Lisa Lamoreaux didn’t plan to become an artist. But in many ways, she just always was.
Her passion for mixing and matching designs began as just a little girl. Obsessed with buying greeting cards, Lisa Lamoreaux spent hours rearranging them on the wall of her bedroom. Tired of the pinholes, her mother turned the entire wall into cork, giving Lisa the freedom to easily create new designs as her collection grew and her vision expanded.
Today, her work is rooted in the same collage-style techniques she began honing in her early years. A mixed-media fine artist, many of her pieces begin with a layer of found paper. Lisa then adds a layer of acrylic modeling paste, maneuvering the plastic-like material while it’s still pliable. Speaking to the creative process, Lamoreaux doesn’t know what any single piece will be until she’s well into the design process.
Once dried, the canvas receives layers and layers of acrylic paint. Subjects are then painted in water-mixable oil. Lisa’s final step is a glaze that gives her work an eye-catching shine. D
The process is time-intensive, requiring long dry times and an extensive amount of exploring.
Using Found Paper
Over time, Lamoreaux’s passion for finding greeting cards morphed into a hunt for old paper.
In her early days as a professional artist, she’d scour hidden places, like flea markets and rummage sales. She’d find old books, scores of music, and handmade paper — each uniquely beautiful and full of character. In order for her pieces to be sold professionally, the paper she uses must be under the public domain. As Lamoreaux’s work developed a following, passionate patrons undertook the hunt for her. She’s received handmade papers from all over the world — including an Italian one that’s so beautiful it’s somehow never made its way onto a canvas.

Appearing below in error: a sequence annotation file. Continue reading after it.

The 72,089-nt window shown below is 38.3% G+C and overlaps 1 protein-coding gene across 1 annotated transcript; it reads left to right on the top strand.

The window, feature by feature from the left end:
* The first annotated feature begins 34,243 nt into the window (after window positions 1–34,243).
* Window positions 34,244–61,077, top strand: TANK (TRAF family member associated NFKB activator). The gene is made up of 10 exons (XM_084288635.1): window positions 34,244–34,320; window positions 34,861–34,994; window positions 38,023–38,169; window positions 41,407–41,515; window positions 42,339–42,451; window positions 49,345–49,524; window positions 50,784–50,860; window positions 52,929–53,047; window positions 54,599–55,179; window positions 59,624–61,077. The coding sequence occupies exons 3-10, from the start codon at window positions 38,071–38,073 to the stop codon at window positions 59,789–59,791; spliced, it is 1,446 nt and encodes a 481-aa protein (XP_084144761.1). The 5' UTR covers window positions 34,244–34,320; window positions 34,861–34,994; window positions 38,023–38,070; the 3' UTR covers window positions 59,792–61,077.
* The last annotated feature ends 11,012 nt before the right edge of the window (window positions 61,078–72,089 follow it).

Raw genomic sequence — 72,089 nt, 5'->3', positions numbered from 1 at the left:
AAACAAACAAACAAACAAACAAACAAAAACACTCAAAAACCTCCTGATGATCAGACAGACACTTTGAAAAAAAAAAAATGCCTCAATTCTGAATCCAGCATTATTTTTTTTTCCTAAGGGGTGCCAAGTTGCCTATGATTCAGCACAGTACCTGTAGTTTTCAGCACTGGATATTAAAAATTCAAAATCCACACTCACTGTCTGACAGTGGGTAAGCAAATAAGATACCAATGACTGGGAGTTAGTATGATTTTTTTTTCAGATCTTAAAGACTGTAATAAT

“I have four rolls of it that I’ve been coveting. I just can’t bring myself to use it,” said Lisa.
Making a Home on San Juan Island
Born and raised in Bellingham, Lamoreaux spent the first 20 years as a young adult in the greater Seattle area. Moving to the San Juans wasn’t part of the plan, but it also didn’t surprise her that the islands called to her.
“It’s always been a lifelong dream to live somewhere on an island with a western exposure,” Lamoreaux explained.
In 2017, she came to San Juan Island to housesit and she never left. Lamoreaux was captivated by the western-facing view of Andrews Bay and Haro Strait. She still is. It’s the view she sees daily from her island home and studio.
You too can see the view during the annual San Juan Island Artists’ Studio Tour, June 4 – 5, 2022. Lisa is also happy to welcome visitors by appointment.